When examined independently, we saw that both population density and median income are positively correlated with fiber adoption. But we also noticed some possible anomalies. As such, we dug a little deeper to see if there were any interactions between population density and median income. In other words, were there areas where the combination of population density and median income deciles does not follow the general trend? To answer this question, we created a heat map to help visualize fiber adoption rates when looking at income and population density in combination. Chart 3 below reports fiber adoption percentage for the combinations of population density decile and median income decile. The blue areas represent geographic areas with lower adoption rates and the red areas represent areas with higher adoption rates. The darker the blue, the lower the adoption rate; the darker the red the higher the adoption rate. [Note: blank or white cells with no numbers present represent cells where we do not have enough information to accurately measure adoption percentages].
Chart 3: Fiber Adoption Heat Map
Inspecting the heat map provides us with a different perspective. Overall, we can still see the same general trends, but now we begin to visualize the interactions. The olive-colored oval shows that for the middle income areas (Median Income Decile 5) but lower population density areas (Pop Density Deciles 2 and 3) there is a much higher level of fiber adoption as indicted by the dark red shading The adoption rate for both cells is approximately 50 percent. The patterns and relationships that pop out in the heat map made us explore even more deeply. We found that over 65 percent of our sample within these cells (i.e., inside the olive-oval) resided in California which has a very high adoption rate. Note: overall only about 10 percent of our total sample is from California.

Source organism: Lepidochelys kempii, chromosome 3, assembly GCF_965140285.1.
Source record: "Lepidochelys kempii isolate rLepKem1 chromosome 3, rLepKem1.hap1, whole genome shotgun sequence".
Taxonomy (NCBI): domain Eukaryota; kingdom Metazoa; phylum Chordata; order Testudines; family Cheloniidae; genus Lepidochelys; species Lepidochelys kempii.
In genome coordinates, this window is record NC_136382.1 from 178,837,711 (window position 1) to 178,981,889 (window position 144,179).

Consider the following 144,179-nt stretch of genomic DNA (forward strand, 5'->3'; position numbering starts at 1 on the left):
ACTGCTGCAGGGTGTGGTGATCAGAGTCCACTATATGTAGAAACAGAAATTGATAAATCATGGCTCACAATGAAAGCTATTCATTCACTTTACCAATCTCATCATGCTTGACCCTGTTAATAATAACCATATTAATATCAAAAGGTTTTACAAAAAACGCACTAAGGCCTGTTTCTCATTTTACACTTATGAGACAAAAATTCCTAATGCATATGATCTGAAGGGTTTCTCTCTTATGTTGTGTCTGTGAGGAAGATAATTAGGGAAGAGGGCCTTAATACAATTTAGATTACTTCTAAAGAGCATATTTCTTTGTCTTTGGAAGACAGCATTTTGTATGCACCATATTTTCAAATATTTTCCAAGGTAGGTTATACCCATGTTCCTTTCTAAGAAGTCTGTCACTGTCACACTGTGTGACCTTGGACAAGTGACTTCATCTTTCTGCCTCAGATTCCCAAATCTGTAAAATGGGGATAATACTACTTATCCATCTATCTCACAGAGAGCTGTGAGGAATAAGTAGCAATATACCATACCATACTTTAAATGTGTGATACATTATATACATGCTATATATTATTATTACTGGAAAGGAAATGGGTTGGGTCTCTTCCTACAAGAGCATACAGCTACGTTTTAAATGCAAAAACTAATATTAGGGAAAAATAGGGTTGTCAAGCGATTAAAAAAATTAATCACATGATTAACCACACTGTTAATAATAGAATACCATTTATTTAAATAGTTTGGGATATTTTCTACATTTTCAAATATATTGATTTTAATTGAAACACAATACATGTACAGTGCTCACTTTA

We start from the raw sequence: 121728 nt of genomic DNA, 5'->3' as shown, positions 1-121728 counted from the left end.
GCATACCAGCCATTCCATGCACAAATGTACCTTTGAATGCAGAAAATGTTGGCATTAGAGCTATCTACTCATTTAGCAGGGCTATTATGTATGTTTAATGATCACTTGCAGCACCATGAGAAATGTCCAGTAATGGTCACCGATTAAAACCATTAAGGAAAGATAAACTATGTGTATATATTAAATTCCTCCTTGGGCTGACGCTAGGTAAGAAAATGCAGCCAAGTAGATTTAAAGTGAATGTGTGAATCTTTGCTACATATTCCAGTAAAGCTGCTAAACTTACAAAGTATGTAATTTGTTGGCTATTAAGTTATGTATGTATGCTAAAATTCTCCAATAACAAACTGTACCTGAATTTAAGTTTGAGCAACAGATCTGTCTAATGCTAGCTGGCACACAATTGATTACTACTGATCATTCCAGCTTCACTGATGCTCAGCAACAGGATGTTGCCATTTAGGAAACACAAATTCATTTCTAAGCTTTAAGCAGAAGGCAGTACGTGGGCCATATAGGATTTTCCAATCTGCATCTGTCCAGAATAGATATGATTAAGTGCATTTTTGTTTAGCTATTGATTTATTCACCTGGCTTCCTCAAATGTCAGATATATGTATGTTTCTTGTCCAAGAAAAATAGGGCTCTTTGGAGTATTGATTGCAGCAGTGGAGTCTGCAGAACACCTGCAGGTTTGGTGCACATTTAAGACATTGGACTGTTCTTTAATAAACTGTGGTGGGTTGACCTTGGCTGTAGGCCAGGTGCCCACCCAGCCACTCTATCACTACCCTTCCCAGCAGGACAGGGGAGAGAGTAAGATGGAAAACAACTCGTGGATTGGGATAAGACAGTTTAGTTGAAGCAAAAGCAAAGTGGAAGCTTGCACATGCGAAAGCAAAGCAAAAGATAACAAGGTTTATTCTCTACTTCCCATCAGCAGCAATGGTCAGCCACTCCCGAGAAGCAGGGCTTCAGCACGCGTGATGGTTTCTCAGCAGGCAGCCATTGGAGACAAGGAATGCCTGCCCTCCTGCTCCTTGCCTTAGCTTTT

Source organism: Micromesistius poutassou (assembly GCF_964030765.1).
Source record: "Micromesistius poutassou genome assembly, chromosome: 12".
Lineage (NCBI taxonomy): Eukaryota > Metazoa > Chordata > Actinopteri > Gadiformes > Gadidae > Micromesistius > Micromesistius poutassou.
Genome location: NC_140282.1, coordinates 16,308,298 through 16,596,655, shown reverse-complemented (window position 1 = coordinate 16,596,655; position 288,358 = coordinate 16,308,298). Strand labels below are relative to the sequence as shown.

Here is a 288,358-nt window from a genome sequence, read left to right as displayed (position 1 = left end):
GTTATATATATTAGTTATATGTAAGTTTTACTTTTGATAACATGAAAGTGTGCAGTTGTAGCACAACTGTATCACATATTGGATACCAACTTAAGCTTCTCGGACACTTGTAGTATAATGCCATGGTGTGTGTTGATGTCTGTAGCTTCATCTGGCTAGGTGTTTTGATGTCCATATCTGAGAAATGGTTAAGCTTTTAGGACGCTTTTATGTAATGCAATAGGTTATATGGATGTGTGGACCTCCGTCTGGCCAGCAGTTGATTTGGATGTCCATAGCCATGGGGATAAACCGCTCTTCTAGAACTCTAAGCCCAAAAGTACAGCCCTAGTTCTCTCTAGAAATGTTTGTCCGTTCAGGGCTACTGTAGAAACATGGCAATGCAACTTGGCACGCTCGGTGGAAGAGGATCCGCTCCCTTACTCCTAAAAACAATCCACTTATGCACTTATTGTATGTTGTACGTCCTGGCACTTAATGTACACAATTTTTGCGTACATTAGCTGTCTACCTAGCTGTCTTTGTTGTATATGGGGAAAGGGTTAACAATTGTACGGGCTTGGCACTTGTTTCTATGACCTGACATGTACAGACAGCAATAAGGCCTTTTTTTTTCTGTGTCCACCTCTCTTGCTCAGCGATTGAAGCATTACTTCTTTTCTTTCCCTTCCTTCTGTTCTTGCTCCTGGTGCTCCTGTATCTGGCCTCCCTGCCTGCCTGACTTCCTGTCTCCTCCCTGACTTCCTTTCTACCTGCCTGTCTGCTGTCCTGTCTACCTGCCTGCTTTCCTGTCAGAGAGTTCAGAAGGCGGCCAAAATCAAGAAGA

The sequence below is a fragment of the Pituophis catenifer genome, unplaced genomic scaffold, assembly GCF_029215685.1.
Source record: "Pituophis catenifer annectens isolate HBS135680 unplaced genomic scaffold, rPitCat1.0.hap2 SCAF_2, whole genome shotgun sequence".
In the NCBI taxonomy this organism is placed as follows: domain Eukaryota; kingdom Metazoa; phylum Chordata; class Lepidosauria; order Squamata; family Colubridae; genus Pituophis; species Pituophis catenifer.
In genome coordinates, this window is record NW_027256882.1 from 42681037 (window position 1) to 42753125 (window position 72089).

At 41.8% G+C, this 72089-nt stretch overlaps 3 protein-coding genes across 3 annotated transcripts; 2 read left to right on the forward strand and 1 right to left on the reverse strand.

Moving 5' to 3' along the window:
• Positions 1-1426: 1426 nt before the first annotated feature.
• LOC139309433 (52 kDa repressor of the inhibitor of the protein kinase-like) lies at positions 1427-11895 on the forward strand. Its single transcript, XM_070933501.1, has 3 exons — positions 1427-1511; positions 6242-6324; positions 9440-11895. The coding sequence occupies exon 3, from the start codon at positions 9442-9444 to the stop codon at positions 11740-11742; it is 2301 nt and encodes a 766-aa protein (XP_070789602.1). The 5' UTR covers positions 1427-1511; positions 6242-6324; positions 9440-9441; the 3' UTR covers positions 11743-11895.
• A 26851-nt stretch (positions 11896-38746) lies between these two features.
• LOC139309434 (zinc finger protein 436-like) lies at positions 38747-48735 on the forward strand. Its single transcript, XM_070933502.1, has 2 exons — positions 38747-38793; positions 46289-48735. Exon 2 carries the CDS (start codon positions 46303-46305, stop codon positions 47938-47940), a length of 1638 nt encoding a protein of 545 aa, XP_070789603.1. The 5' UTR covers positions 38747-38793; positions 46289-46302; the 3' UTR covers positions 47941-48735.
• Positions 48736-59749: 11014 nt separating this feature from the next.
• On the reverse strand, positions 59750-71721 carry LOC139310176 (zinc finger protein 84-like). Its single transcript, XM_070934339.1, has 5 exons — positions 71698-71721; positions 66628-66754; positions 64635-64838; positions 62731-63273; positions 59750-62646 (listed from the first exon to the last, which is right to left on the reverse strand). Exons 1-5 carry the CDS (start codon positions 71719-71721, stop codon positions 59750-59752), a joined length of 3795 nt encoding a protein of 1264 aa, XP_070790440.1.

Similarly, we looked at the purple and blue ovals. For the purple oval, we again found that nearly 100 percent of these came from the State of California. For the blue oval, we saw the same general trend but here we found that 60 percent of these came from the State of Maryland which also has a high adoption rate.
These outliers point out to us that when it comes to broadband adoption, other factors can have a significant influence on broadband adoption. This can include pricing, geography, and even cultural differences.
Summary and Conclusions
Through this series of blog posts we have seen that factors such as geographic areas of the country, population density and income can and do have an impact on broadband adoption. In addition, we understand that other factors such as pricing and cultural climate can impact adoption.
There are hundreds of municipal fiber broadband projects going on all across the country. To have a successful project, it is critical to understand all the components of the project area including the existing infrastructure and pricing, the opportunity size, the demographics and more.
* We took a random sample from the Broadband Scout Database for transactions occurring between March 2013 and June 2014.
** For Census Median Income data, we used the 2013 Census American Community Survey results at a county level.
*** For fiber availability, we used the Dec 2013 National Broadband Map data from the NTIA’s State Broadband Initiative Program.